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Friday, October 7, 2011

David Brooks, "Where Are the Jobs?": Look and You Will Find Them

David Brooks, in his latest New York Times op-ed entitled "Where Are the Jobs?" (, would have us know that there has been significant innovation in information technology of the kind created by Steve Jobs, but this pace of innovation has not been matched in other sectors. Brooks writes:

"Let’s imagine that someone from the year 1970 miraculously traveled forward in time to today. You could show her one of the iPhones that Steve Jobs helped create, and she’d be thunderstruck. People back then imagined wireless communication (Dick Tracy, Star Trek), but they never imagined you could funnel an entire world’s worth of information through a pocket-sized device.

The time traveler would be vibrating with excitement. She’d want to know what other technological marvels had been invented in the past 41 years. She’d ask about space colonies on Mars, flying cars, superfast nuclear-powered airplanes, artificial organs. She’d want to know how doctors ended up curing cancer and senility.

You’d have to bring her down gently. We don’t have any of those things. Airplanes are pretty much the same now as they were then; so are cars, energy sources, appliances, houses and neighborhoods."

I have just returned from a lightning trip to New York and Toronto on behalf of a client, and in the course of my travels, there was indeed evidence of the stagnation referred to by Brooks. I flew in on a Boeing 747, an aircraft first flown commercially in 1970. Even more frustrating was my journey on the Long Island Railroad, which I have been riding since I was a boy, and which, to the best of my recollection, has changed little over the past 50 years.

However, my journey also served to illustrate why I don't agree with David. I had come to these cities to demonstrate the progress being made by a tiny Israeli company, Nano Retina (, which is creating a miniaturized artificial retinal device, which after a 30-minute minimally invasive procedure is expected to restore vision to many persons suffering from advanced macular degeneration, diabetic retinopathy and retinitis pigmentosa. The leading ophthalmologists with whom we met, gazed at the chip with admiration, given that human clinical trials are already being planned for the first generation device, intended to immediately provide functional vision, in 2013.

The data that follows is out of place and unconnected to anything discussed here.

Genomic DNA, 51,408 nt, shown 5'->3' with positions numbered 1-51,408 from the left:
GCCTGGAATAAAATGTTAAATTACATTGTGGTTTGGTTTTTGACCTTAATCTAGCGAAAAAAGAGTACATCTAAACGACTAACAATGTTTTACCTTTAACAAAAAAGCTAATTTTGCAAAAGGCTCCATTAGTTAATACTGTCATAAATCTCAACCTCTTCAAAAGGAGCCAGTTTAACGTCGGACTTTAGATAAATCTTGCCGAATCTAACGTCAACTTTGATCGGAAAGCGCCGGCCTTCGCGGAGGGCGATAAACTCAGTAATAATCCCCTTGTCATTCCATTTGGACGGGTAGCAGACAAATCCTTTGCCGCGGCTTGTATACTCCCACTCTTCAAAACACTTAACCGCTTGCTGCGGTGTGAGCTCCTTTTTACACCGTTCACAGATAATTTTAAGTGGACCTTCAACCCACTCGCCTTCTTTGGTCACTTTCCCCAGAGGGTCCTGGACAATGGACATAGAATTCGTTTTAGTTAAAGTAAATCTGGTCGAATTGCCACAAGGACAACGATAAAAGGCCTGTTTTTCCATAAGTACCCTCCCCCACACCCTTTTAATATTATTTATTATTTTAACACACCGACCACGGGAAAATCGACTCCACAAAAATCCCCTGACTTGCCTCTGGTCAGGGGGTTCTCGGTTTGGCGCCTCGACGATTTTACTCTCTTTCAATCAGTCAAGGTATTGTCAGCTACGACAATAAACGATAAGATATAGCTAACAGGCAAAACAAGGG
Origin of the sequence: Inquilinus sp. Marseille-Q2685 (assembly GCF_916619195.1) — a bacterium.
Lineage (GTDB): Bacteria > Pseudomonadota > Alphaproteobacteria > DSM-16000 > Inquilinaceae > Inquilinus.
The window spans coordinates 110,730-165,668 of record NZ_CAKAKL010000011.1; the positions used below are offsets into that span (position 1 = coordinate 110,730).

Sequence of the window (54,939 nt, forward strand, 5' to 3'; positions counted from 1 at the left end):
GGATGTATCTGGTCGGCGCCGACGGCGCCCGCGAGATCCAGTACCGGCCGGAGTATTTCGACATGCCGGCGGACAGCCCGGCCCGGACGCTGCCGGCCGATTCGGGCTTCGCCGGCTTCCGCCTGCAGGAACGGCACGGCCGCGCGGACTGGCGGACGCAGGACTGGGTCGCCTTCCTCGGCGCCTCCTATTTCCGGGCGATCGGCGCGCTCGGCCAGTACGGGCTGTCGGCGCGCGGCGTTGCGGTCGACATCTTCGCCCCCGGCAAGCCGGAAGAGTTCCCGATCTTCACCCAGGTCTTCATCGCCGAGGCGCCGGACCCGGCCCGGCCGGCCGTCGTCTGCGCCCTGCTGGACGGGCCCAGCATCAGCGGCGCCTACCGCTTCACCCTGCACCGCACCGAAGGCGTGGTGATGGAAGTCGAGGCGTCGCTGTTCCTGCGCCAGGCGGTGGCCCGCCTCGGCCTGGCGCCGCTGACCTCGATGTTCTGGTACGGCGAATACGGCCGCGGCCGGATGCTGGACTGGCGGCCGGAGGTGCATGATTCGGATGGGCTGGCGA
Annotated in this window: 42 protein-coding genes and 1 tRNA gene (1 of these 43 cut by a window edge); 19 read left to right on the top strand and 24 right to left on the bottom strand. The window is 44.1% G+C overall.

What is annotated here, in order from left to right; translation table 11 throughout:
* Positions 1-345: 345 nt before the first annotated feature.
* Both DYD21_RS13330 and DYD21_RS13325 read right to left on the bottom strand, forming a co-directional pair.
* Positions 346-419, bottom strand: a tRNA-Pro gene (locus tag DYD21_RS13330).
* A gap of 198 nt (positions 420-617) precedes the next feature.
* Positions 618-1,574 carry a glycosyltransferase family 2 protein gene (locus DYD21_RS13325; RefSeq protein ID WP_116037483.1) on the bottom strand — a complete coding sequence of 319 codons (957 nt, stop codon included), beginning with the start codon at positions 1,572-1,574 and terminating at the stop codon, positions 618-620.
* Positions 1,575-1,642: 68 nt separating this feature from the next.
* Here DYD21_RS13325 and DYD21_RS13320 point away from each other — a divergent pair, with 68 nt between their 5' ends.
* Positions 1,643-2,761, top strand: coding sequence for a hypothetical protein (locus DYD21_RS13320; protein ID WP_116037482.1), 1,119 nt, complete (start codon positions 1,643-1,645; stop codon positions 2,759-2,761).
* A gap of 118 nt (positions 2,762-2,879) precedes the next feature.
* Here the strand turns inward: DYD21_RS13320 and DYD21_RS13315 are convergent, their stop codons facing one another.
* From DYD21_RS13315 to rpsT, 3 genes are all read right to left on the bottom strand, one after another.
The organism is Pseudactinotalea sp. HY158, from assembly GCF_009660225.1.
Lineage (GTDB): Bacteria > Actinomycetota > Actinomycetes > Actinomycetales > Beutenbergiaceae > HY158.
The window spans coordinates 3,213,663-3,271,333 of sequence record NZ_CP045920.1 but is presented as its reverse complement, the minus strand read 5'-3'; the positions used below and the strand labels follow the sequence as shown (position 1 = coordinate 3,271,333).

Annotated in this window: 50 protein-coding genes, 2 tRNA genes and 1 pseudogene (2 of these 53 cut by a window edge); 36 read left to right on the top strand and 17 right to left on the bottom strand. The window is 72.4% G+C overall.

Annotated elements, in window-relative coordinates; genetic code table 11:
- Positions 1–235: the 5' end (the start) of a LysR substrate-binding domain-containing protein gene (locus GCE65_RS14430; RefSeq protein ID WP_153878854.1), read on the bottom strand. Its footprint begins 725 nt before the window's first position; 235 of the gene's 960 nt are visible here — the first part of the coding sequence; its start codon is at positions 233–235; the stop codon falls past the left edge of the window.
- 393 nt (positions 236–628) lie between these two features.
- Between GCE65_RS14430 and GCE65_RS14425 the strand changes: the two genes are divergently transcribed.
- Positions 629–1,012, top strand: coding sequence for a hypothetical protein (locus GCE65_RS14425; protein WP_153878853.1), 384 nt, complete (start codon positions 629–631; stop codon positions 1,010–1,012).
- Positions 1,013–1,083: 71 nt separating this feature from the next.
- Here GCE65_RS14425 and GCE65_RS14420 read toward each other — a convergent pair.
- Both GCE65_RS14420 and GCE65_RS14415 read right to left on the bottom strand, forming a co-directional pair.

Brooks goes on to say:

"The Green Revolution improved grain yields by 126 percent from 1950 to 1980, but yields have risen only by 47 percent in the decades since."

I would suggest that David examine the progress being made by Evogene (, which is using computational genomics technologies to attain plant trait improvement to address growing demands for food, feed and fuel.

Brooks adds:

"The big pharmaceutical companies have very few blockbuster drugs in the pipeline. They are slashing their research departments."

On the other hand, Compugen (, whose discovery efforts consist of in silico (by computer) hypothesis-driven drug product candidate prediction and selection, has a constantly growing list of promising drug candidates in their pipeline.

Brooks concludes:

"If you want to be the next Steve Jobs and end the innovation stagnation, maybe you should start in hip-hop."

Sorry, David, but as best I know, none of the visionaries and scientists at Nano Retina, Evogene or Compugen had their beginnings in hip-hop. Rather, the disruptive technologies that they are developing are being born from genius, discipline and perspiration.

[As noted in prior blog entries, I am a Compugen shareholder, this blog entry is not a recommendation to buy or sell Compugen shares, and in mid-September 2009 I began work as a part-time external consultant to Compugen. This blog entry has not been authorized or approved by Compugen.

I am a part-time external consultant to Nano Retina.

I am an Evogene shareholder, and this blog entry is not a recommendation to buy or sell Evogene shares. This blog entry has not been authorized or approved by Evogene.

The opinions expressed herein are mine and are based on publicly available information.

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